9. EU-funded study underlines importance of Congo Basin for global climate and biodiversity
10. University of Houston study shows BP oil spill hurt marshes, but recovery possible
11. Study demonstrates cells can acquire new functions through transcriptional regulatory network
Post Your Comments:
*Name:
*Comment:
*Email:
(Date:1/20/2016)... 2016   MedNet Solutions , an innovative SaaS-based ... clinical research, is pleased to announce the attainment of ... the result of the company,s laser focus on (and ... , it,s comprehensive, easy-to-use and highly affordable cloud-based technology ... Key MedNet growth achievements in 2015 include: ...
(Date:1/18/2016)... Calif. , Jan. 18, 2016  Extenua ... software that simplifies the use and access of ... and go-to-market partnership with American Cyber.  ... brings extensive experience leading transformational C4ISR and Cyber ... and integrating the latest proven technology solutions," said ...
(Date:1/13/2016)... January 13, 2016 --> ... a new market report titled - Biometric Sensors Market - ... 2015 - 2023. According to the report, the global biometric sensors ... anticipated to reach US$1,625.8 mn by 2023, expanding at ... terms of volume, the biometric sensors market is expected ...
Breaking Biology News(10 mins):
(Date:2/4/2016)... ... , ... Shimadzu Scientific Instruments will showcase several new products, ... sessions, and present on the analysis of mycotoxins and medical cannabis at the ... at the Georgia World Congress Center in Atlanta, Georgia. , Attendees should ...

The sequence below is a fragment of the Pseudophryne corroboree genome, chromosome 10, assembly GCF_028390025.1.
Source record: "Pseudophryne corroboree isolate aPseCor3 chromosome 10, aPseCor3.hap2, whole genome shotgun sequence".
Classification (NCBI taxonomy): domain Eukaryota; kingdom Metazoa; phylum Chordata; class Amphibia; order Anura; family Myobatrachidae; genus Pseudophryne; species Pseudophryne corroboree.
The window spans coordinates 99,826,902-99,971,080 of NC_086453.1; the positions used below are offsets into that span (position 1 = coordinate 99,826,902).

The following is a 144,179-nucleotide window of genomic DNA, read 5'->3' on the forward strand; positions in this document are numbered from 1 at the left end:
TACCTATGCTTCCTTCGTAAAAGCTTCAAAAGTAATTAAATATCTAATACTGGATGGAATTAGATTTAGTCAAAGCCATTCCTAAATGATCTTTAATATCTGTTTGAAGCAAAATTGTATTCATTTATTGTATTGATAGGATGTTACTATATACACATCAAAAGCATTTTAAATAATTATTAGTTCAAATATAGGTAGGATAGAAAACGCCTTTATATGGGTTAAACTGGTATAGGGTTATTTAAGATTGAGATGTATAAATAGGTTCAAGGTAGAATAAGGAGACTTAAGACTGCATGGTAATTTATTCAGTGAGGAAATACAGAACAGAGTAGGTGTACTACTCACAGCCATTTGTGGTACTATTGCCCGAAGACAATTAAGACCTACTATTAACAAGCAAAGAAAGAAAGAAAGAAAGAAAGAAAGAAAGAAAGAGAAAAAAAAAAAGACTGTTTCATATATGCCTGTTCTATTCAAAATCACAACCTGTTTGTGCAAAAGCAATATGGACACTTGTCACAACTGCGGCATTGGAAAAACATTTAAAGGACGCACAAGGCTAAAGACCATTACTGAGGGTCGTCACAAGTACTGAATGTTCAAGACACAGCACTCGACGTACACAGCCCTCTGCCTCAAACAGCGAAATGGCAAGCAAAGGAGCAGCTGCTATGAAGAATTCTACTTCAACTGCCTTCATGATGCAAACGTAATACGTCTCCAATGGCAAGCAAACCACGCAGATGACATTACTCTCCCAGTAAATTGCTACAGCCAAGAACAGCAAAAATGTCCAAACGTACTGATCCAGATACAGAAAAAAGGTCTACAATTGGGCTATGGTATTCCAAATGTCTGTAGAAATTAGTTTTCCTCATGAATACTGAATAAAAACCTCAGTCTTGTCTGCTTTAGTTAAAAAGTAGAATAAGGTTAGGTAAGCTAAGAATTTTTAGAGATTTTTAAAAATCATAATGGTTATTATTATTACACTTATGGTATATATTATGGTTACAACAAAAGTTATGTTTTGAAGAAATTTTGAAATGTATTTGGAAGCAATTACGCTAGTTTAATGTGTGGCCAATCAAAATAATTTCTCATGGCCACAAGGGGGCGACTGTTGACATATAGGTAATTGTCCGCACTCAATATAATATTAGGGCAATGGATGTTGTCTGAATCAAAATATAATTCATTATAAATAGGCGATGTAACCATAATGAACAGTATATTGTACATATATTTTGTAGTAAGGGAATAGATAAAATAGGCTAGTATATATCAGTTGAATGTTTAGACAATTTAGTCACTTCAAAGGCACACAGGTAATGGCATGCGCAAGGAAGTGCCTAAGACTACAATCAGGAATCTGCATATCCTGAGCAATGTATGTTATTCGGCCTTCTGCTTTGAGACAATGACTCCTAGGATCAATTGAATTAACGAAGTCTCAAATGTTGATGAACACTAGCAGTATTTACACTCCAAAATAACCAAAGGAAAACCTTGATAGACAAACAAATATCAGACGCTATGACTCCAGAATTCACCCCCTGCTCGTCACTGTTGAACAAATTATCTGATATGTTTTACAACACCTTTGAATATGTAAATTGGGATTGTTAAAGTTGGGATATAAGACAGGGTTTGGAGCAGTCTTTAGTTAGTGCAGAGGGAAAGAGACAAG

(Date:2/4/2016)... YORK , February 4, 2016 ... QBIO), a biotechnology acceleration company is pleased to provide the ... --> Over the last 3 months we ... and securities purchase agreements exceeding $1,000,000. As a result, we ... our Mannin Research Inc. license agreement and expect that development ...
(Date:2/4/2016)... Strasbourg, France , to the US ... Strasbourg, France , to the US company Advanced Bioscience ... announce that it acted as an advisor to Transgene on ... Strasbourg, France , to the US company Advanced Bioscience ... Transgene (Euronext: TNG), a member of Institut Mérieux, is ...
(Date:2/3/2016)... , Feb. 3, 2016 Ascendis Pharma A/S ... that applies its innovative TransCon technology to address significant ... an upcoming investor conference.Event:2016 Leerink Partners Global Healthcare Conference ... , Wednesday, February 10, 2016 Time:  , 11:55am ... . --> An audio webcast of this ...
Breaking Biology Technology: